GENEVA, October 13, 2014 - The crisis in Ukraine, which began with protests on the Maidan square in Kyiv late last year, has seen the Russian annexation of Crimea and persists with fighting in eastern Ukraine, has revived former Cold War tensions. But some think it also marks the beginning of a new epoch in
The situation in
The panel was chaired by Thomas J. Biersteker, Gasteyger Professor of International Security and Conflict Studies at the Graduate Institute, with the participation of Timothy Snyder, White Bird Housum Professor of History at Yale University, Peter Pomerantsev, TV producer and Russia expert, and Rasa Ostrauskaite, Deputy Director of the OSCE Conflict Prevention Centre.
The panellists spoke of a new mode of warfare that is unfolding, in which goals and actors are undeclared and shifting and public confusion seems to be as much a weapon as armed combat. Pomerantsev pointed to the fact that the media is being used not to persuade, but to manipulate. The abuse of freedom of information to spread disinformation, the use of freedom of speech to destroy the very possibility of freedom of speech, concerns not only Russia and Ukraine, but is a technology that will be taken up by malign states and groups in the 21st century, he feared.
State sovereignty and human rights, two principles of the Helsinki Final Act, the OSCE’s founding document, have been fundamentally mutated in the course of the crisis, Snyder contended. He contrasted the traditional attitude towards human rights held by the protesters on the Maidan, where the death of one person – a non-Ukrainian in fact – was seen as an enormous violation and provoked the transformation of the movement into a revolution, with the insidious instrumentalization of human life later witnessed in the conflict in eastern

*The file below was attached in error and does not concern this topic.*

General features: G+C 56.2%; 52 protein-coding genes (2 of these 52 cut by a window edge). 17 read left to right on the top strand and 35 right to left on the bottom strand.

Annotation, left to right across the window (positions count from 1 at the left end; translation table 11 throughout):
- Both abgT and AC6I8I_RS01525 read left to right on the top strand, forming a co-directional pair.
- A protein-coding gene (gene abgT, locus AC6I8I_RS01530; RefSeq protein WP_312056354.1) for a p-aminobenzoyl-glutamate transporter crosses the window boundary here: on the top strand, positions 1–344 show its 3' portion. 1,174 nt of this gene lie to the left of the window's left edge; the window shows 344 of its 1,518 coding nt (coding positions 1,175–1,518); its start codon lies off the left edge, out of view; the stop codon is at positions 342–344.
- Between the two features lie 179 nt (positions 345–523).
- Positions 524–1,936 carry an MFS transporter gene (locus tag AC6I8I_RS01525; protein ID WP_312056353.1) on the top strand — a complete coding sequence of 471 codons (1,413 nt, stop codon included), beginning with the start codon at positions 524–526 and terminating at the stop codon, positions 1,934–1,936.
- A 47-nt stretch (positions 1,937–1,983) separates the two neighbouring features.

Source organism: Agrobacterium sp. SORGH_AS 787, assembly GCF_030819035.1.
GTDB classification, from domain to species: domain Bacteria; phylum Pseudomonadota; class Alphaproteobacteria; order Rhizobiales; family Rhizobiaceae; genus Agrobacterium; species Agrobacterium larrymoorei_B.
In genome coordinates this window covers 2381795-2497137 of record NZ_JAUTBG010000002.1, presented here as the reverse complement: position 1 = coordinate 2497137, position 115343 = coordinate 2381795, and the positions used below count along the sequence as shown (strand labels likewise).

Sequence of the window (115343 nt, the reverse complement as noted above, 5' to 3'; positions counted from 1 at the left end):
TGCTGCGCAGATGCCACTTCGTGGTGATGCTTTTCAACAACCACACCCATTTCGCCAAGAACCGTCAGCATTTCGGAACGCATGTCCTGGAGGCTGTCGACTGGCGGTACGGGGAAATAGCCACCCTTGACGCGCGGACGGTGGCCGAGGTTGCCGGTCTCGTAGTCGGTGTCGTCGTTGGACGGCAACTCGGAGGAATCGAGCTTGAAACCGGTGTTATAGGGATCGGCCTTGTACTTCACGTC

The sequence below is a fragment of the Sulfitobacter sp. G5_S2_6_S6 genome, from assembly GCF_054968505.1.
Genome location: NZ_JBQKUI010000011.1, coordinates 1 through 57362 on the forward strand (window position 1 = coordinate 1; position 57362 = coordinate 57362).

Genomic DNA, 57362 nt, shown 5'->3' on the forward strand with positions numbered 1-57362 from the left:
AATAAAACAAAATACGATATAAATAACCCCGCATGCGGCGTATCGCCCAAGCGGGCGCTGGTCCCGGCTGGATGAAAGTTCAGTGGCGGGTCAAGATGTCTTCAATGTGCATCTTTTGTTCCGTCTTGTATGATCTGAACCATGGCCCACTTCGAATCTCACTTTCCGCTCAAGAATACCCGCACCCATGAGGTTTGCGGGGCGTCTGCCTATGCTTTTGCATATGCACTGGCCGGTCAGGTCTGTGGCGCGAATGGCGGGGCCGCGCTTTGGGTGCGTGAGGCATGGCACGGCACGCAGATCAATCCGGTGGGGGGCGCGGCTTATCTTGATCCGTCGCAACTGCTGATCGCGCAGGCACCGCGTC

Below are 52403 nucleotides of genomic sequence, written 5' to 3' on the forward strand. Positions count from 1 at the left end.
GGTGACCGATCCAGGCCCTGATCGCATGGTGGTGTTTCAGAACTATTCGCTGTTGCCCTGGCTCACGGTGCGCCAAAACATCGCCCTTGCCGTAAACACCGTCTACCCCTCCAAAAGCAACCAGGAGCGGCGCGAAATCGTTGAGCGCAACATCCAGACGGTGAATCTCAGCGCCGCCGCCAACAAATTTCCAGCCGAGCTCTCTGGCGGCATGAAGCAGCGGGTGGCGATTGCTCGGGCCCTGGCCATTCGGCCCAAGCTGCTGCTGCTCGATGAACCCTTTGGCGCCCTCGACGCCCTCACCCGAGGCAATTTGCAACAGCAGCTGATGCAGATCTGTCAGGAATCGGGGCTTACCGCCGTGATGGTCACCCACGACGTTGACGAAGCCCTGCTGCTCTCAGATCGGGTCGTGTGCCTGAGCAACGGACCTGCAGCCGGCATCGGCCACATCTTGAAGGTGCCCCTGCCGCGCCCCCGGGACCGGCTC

Snyder argued for an expansion of the catalogue of fundamental rights, to include, for instance, the individual right to not being deliberately surrounded by hate speech that incites you to beat and kill, or the collective right not to have one’s identity ethnicized from a distance by a foreign state.
The panel also informed on the OSCE’s response to the Ukrainian crisis. Debates within the security organization, which counts both
The OSCE, chaired in 2014 by
Still, there are obvious shortcomings: the OSCE has no presence in Crimea, is currently monitoring only
Horrifying as it is,
The roundtable, organized by the OSCE Communications and Media Relations Section, in co-operation with the Graduate Institute, was held at the Maison de
OSCE Communications and Media Relations Section/Geneva